It was a trip to their origins for the children and grandchildren of Japanese immigrants, an often destabilizing experience as it led to the discovery that Japan was not the Arcadia they dreamed of nor the finally embraced homeland, but rather a cold country that opened the door to them because it needed manpower, not to welcome offspring scattered across the ocean.

The real homeland turned out to be—what a certainty found so far away, thousands of miles distant—the country they had left. In the end, Japan removed the blinders: they were not nihonjin, but Peruvians with a unique tint: Nikkei-ness. Or plain Peruvians, without additives.

Contributions and gratitude

Thinking about 125 years is also remembering the contributions of the Nikkei community to Peru. An extensive list could be made of people who have made the country great in a very wide range of activities, but it would be better to stop at the collective contributions, which were not born from talent or individual work, but from the union of efforts, from a collective will to improve Peruvian society.

There are the great works that the community has built over the course of several decades to offer good service in fundamental areas for human life, such as health: the Japanese Peruvian Polyclinic, which has been serving Peruvians for more than 40 years, and the Japanese Peruvian Centenary Clinic, close to celebrating its twentieth anniversary of operation.

The Peruvian Japanese Cultural Center (CCPJ) is a cultural hub in Lima, a space for meeting and disseminating the highest expressions of creativity and human sensitivity from Peru and Japan.

Its history summarizes that of Japanese immigration to Peru, in a way. It began with a dispossession: the confiscation of the Lima Nikko school, the largest in the community, during World War II, when the Peruvian authorities retaliated against the Japanese and their descendants for belonging to an enemy country.

About 20 years later, in the 1960s, in compensation for the theft, the Peruvian government donated land to the Central Japanese Society, on which the CCPJ was built.

Peruvian Japanese Cultural Center, a space for the dissemination of cultural expressions from Peru and Japan. Photo: Peruvian Japanese Association.

In short, a story that opens with an atrocity closes with an institution at the service of all of Peru (not just the Nikkei), thanks to the decision of a government to compensate the community and of the community to get rid of the smallest particle of revenge or resentment and look towards a common future.

The 125th anniversary is also the gratitude of the members of a community to a country that offered their ancestors a new destiny far from war or hunger, materialized in works such as those mentioned above.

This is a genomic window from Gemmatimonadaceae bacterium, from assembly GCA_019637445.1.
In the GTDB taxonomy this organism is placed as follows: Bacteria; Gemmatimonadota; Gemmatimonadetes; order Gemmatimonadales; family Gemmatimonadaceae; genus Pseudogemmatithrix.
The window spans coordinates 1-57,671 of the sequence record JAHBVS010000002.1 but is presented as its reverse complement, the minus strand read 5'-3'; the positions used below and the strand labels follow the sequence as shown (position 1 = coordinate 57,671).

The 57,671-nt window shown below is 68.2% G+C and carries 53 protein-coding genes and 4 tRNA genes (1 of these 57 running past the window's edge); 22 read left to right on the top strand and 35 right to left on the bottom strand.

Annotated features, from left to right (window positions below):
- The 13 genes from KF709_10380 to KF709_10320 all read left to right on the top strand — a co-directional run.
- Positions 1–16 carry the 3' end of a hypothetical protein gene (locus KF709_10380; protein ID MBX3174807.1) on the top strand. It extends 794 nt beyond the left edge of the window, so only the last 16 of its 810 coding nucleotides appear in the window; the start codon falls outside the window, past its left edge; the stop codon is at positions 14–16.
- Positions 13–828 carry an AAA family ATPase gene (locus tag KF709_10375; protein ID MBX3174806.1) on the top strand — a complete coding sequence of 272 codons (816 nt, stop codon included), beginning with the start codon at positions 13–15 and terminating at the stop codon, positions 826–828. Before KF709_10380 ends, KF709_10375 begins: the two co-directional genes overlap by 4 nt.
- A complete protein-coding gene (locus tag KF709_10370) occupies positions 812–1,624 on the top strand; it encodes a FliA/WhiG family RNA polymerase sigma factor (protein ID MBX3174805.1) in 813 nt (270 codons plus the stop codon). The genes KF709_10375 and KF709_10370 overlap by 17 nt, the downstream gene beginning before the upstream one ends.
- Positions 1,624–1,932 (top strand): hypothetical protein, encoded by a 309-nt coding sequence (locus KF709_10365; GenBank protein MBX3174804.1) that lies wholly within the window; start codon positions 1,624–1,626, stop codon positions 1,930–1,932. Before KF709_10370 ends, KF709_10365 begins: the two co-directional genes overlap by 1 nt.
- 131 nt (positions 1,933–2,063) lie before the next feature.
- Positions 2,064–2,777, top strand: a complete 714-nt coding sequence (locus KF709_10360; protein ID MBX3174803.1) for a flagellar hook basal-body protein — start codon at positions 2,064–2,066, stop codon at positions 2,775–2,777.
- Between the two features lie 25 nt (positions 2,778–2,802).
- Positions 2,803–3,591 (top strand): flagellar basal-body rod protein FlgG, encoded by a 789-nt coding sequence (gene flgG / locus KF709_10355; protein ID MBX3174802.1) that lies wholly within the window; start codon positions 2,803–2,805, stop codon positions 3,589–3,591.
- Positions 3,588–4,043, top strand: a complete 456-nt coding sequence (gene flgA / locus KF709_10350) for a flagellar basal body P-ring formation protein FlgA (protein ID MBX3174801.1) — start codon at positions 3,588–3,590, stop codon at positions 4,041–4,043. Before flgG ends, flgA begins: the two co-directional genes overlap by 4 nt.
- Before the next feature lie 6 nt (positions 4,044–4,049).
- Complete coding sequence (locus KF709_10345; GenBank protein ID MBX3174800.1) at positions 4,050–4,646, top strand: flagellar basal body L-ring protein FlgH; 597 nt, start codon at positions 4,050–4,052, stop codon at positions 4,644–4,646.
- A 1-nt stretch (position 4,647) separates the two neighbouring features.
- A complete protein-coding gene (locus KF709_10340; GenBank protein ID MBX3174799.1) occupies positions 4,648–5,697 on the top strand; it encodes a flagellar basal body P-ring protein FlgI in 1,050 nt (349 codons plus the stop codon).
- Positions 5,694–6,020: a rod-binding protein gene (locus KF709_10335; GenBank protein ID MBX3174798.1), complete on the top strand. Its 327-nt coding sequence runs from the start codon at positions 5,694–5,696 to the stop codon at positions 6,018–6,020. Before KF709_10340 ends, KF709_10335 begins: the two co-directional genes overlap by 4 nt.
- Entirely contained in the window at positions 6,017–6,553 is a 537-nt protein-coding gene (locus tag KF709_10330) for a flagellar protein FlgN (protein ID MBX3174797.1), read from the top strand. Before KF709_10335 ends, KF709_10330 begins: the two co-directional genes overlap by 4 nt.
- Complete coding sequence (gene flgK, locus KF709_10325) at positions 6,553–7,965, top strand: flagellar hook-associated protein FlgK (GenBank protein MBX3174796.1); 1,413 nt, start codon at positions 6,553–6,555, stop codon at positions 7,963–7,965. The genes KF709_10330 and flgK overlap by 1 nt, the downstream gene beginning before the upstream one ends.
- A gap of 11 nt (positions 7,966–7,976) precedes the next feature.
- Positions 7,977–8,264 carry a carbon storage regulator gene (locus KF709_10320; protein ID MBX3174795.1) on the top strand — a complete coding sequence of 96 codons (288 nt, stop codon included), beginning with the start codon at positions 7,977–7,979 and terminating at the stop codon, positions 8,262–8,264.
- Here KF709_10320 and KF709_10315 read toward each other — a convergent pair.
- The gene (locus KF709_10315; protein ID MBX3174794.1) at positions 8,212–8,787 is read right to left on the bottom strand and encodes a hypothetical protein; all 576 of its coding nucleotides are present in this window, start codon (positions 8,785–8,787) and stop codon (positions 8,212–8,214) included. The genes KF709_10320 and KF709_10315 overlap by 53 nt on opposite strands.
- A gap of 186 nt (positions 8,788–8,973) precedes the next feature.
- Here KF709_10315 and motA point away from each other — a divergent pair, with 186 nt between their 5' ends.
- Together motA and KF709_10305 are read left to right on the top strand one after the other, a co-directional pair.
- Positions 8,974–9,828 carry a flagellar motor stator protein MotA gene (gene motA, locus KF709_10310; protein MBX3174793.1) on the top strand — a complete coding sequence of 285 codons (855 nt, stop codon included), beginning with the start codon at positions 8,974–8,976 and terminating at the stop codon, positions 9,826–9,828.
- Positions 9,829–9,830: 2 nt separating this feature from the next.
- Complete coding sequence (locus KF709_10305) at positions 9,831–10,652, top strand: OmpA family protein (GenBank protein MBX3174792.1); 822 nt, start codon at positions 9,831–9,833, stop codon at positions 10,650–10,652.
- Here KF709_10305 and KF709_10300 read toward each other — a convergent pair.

This spirit of gratitude was expressed perfectly by the former president of the Peruvian-Japanese Association, Augusto Ikemiyashiro, who in an interview with Discover Nikkei said: “Why was the Cultural Center created? In gratitude to the Peruvian people for having welcomed them in Peru.”

Then he added: “We do all the works for the benefit of all Peruvians. The Cultural Center is at the service of Peru. The [Peruvian Japanese] Theater is at the service of Peru. The Centenario Clinic is at the service of all of Peru. That's why every morning at the [Japanese Peruvian] Polyclinic, we welcome the line that people form.”

Peruvian Japanese Polyclinic, more than 40 years offering health services in Peru. Photo: Peruvian Japanese Association.

A feeling of gratitude that his generation inherited from the Issei. “This is how our parents have instilled in us: knowing how to give thanks,” he remarked.

You can also say thank you and make a country bigger—and happier—through food, and this is where perhaps most people place what best symbolizes the 125 years: Nikkei cuisine.

Much has been written—and will continue to be written—about it, and this article will not repeat what has been published ad nauseam, but it is undoubtedly the main contribution of the community to the richness and diversity of a country in which different cultures coexist—often in fits and starts—and that finds in food one of its very few spaces of unity.

Food closes the circle. It never fails.


© 2024 Enrique Higa

cooking cuisine families grandparents Japanese Peruvians Nikkei cuisine parents Peruvian Nikkei cuisine
About the Author

Enrique Higa is a Peruvian Sansei (third generation, or grandchild of Japanese immigrants), journalist and Lima-based correspondent for the International Press, a Spanish-language weekly published in Japan.

Updated August 2009